An independent report has recommended that public libraries and museums should work in partnership with Further Education colleges to pursue its recommendations for lifelong learning. The proposal has been welcomed by the Museums, Libraries and Archives Council and work has started on developing the public library-college model.
The report, ‘Learning Through Life’, calls for a rethink of the way Government, employers and individuals spend an estimated £55 billion every year on lifelong learning. If this investment were to be reshaped radically, the foundations would be laid for a genuinely learning society with entitlements to broad education and training throughout life in the UK.
The present system is heavily front-loaded, favouring the young and already advantaged. This leaves too many people under-equipped to deal with the accelerating health, social, technological and economic changes all adults face as they go through the different stages of life.
As life patterns become more complex and less predictable with increased job changes, greater geographical and social mobility and more frequent family changes, adults need ever greater skills and knowledge to remain successful, fulfilled and independent.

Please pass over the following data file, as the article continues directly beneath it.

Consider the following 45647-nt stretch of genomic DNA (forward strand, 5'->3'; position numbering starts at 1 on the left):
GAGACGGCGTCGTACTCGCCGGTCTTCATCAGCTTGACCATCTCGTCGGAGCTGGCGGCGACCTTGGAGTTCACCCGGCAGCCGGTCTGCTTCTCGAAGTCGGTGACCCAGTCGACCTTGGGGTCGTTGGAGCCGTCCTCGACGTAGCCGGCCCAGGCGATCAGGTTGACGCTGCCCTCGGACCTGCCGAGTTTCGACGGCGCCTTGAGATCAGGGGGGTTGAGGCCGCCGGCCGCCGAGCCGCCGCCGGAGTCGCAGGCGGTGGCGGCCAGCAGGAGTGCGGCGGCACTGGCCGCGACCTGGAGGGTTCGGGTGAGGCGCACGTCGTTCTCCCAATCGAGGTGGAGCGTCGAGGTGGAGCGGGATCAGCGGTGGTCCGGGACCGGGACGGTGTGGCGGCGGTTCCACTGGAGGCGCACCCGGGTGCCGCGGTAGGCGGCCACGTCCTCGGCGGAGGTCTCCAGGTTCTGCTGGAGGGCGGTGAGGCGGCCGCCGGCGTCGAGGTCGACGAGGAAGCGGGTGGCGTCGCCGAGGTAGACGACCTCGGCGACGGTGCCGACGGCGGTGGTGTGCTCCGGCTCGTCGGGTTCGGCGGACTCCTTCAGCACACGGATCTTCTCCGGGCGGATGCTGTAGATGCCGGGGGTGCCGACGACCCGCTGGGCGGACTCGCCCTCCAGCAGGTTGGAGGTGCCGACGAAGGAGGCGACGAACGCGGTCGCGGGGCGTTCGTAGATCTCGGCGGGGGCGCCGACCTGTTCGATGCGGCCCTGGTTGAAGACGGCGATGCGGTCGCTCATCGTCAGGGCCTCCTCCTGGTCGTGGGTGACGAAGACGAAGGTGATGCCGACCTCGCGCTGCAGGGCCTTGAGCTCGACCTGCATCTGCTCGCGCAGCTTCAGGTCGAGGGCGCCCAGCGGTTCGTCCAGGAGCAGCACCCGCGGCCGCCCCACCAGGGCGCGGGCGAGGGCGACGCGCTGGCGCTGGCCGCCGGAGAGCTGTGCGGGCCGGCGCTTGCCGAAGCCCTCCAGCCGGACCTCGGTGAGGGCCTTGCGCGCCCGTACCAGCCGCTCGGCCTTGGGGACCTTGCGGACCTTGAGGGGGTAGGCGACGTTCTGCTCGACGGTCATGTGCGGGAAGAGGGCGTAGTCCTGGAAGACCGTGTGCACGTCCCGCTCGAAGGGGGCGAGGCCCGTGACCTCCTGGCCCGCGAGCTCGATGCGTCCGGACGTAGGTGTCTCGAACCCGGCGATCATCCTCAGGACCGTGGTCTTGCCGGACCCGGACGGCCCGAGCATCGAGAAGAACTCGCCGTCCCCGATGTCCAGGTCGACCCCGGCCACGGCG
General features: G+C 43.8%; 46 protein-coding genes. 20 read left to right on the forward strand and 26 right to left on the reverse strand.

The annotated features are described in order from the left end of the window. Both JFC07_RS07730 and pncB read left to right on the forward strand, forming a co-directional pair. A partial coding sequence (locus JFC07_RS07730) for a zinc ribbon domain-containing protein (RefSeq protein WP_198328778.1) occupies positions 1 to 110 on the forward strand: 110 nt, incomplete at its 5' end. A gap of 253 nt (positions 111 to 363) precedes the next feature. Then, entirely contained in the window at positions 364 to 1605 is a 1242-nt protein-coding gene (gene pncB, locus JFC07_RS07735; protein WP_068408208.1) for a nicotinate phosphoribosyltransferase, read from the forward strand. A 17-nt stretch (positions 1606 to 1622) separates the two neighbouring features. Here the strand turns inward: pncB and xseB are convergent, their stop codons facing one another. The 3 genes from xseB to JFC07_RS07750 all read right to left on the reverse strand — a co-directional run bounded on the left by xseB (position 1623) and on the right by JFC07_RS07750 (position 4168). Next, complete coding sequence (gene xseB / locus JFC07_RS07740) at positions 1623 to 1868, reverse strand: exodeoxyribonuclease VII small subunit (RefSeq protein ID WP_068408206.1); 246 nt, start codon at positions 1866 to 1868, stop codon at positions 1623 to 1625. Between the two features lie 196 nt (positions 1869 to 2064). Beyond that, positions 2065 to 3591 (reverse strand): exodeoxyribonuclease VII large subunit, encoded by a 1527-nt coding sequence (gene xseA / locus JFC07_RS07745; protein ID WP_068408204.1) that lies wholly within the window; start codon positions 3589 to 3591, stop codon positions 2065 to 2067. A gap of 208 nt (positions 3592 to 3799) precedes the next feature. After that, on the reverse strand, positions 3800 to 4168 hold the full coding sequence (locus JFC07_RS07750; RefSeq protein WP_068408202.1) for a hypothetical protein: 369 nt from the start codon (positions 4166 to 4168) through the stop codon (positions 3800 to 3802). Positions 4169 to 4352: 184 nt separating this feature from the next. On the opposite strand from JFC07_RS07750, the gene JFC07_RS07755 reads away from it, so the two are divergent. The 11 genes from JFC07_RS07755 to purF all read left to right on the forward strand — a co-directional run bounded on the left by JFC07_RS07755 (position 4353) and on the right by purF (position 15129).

The MLA agrees that lifelong learning has a strong social value and supports the recommendation for a focus on local partnerships to help build confident, cohesive communities. Museums, libraries and archives, working in partnership with local learning providers, can open up more learning opportunities and offer people choice and flexibility about where and how they learn.
MLA Chief Executive Roy Clare said: “The MLA welcomes the breadth of the Inquiry. Museums, libraries and archives are inspirational, local learning spaces that already contribute significantly to lifelong learning and could play an even greater role through the recommendations set out in this report.”